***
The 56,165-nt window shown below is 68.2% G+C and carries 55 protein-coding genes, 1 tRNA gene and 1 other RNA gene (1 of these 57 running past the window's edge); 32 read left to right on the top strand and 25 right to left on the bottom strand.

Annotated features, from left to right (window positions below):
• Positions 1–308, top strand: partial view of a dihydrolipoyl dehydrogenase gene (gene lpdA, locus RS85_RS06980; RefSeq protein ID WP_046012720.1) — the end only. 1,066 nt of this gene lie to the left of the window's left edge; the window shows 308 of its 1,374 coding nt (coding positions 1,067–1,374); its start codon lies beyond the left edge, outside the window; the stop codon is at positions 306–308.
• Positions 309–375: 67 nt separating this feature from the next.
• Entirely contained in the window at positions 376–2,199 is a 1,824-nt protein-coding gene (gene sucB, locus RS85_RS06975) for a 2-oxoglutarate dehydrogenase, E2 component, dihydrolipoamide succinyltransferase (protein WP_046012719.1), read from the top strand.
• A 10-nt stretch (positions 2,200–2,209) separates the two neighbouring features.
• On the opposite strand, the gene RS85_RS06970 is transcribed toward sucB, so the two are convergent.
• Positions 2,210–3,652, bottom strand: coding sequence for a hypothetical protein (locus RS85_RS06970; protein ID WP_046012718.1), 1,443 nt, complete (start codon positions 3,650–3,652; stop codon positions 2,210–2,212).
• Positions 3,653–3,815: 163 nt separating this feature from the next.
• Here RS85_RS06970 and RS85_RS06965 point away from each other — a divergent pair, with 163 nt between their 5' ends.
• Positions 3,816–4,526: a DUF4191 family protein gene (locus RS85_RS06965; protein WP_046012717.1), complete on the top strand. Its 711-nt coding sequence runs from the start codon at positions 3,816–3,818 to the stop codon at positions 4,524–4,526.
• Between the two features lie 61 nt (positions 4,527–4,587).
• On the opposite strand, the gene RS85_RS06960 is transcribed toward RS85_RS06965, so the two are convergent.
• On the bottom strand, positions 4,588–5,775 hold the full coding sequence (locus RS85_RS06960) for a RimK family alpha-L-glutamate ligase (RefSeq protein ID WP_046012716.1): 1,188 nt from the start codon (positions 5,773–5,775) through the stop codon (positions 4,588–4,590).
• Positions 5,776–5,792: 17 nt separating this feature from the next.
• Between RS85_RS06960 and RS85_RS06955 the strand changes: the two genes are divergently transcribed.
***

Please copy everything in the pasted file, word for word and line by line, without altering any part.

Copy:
The 56,165-nt window shown below is 68.2% G+C and carries 55 protein-coding genes, 1 tRNA gene and 1 other RNA gene (1 of these 57 running past the window's edge); 32 read left to right on the top strand and 25 right to left on the bottom strand.

Annotated features, from left to right (window positions below):
• Positions 1–308, top strand: partial view of a dihydrolipoyl dehydrogenase gene (gene lpdA, locus RS85_RS06980; RefSeq protein ID WP_046012720.1) — the end only. 1,066 nt of this gene lie to the left of the window's left edge; the window shows 308 of its 1,374 coding nt (coding positions 1,067–1,374); its start codon lies beyond the left edge, outside the window; the stop codon is at positions 306–308.
• Positions 309–375: 67 nt separating this feature from the next.
• Entirely contained in the window at positions 376–2,199 is a 1,824-nt protein-coding gene (gene sucB, locus RS85_RS06975) for a 2-oxoglutarate dehydrogenase, E2 component, dihydrolipoamide succinyltransferase (protein WP_046012719.1), read from the top strand.
• A 10-nt stretch (positions 2,200–2,209) separates the two neighbouring features.
• On the opposite strand, the gene RS85_RS06970 is transcribed toward sucB, so the two are convergent.
• Positions 2,210–3,652, bottom strand: coding sequence for a hypothetical protein (locus RS85_RS06970; protein ID WP_046012718.1), 1,443 nt, complete (start codon positions 3,650–3,652; stop codon positions 2,210–2,212).
• Positions 3,653–3,815: 163 nt separating this feature from the next.
• Here RS85_RS06970 and RS85_RS06965 point away from each other — a divergent pair, with 163 nt between their 5' ends.
• Positions 3,816–4,526: a DUF4191 family protein gene (locus RS85_RS06965; protein WP_046012717.1), complete on the top strand. Its 711-nt coding sequence runs from the start codon at positions 3,816–3,818 to the stop codon at positions 4,524–4,526.
• Between the two features lie 61 nt (positions 4,527–4,587).
• On the opposite strand, the gene RS85_RS06960 is transcribed toward RS85_RS06965, so the two are convergent.
• On the bottom strand, positions 4,588–5,775 hold the full coding sequence (locus RS85_RS06960) for a RimK family alpha-L-glutamate ligase (RefSeq protein ID WP_046012716.1): 1,188 nt from the start codon (positions 5,773–5,775) through the stop codon (positions 4,588–4,590).
• Positions 5,776–5,792: 17 nt separating this feature from the next.
• Between RS85_RS06960 and RS85_RS06955 the strand changes: the two genes are divergently transcribed.